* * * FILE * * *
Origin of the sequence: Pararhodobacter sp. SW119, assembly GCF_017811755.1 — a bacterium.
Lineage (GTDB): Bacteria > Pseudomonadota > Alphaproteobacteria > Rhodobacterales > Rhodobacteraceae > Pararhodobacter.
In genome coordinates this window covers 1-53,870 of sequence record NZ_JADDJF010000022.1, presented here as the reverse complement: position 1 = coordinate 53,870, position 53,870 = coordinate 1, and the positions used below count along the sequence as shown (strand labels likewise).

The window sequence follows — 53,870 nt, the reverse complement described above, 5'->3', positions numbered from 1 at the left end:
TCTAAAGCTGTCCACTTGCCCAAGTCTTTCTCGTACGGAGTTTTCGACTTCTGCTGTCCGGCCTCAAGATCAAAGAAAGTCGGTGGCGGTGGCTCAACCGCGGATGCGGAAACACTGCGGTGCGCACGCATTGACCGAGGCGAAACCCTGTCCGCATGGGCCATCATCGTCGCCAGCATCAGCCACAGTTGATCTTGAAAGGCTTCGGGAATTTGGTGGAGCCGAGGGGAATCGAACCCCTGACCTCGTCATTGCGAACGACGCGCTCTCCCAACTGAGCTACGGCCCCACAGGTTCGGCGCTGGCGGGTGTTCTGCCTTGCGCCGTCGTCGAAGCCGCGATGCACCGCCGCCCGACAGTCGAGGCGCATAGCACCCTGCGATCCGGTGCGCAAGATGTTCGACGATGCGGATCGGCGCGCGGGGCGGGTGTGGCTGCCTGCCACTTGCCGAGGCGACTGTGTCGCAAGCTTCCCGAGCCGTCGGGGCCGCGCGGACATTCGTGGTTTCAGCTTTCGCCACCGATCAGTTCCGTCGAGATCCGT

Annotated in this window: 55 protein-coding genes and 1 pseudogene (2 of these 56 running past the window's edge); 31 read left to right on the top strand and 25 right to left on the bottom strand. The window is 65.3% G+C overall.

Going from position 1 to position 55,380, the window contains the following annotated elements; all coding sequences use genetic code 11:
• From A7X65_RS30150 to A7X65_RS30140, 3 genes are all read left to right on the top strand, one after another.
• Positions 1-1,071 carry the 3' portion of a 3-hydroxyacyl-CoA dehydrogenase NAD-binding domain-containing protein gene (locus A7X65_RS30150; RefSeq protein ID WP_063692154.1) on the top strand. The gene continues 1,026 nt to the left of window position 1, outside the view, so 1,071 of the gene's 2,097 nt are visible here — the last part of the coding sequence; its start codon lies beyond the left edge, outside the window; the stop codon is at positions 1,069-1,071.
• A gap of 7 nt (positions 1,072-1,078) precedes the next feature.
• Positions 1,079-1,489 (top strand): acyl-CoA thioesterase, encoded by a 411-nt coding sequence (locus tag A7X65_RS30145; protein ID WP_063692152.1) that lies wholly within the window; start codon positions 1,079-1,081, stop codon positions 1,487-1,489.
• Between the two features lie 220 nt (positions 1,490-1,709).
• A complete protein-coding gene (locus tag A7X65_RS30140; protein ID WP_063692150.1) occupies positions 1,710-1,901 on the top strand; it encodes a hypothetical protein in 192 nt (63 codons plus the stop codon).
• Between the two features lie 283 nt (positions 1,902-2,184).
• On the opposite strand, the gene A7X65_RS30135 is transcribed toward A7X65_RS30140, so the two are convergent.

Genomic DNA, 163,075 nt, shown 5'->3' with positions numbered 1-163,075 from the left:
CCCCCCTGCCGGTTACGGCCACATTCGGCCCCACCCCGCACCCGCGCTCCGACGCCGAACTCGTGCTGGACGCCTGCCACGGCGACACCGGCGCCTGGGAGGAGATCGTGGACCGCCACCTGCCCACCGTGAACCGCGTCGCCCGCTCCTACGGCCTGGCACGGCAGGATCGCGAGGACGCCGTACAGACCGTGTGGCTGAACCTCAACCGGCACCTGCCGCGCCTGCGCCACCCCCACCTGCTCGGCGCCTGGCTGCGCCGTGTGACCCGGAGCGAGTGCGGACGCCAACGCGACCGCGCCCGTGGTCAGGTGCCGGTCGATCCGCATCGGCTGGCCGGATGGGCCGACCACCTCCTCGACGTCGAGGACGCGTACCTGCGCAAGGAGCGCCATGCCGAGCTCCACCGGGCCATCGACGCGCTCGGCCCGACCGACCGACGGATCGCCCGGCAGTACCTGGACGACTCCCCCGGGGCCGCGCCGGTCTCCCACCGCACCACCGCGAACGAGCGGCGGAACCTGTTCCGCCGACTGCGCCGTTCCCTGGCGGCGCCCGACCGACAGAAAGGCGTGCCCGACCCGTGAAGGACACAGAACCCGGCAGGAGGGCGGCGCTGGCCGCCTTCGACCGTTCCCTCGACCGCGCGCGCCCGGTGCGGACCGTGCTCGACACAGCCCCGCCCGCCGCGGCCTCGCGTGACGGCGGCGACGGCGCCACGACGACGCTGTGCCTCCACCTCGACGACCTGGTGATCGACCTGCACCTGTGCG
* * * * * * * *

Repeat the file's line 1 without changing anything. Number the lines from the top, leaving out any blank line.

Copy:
Origin of the sequence: Pararhodobacter sp. SW119, assembly GCF_017811755.1 — a bacterium.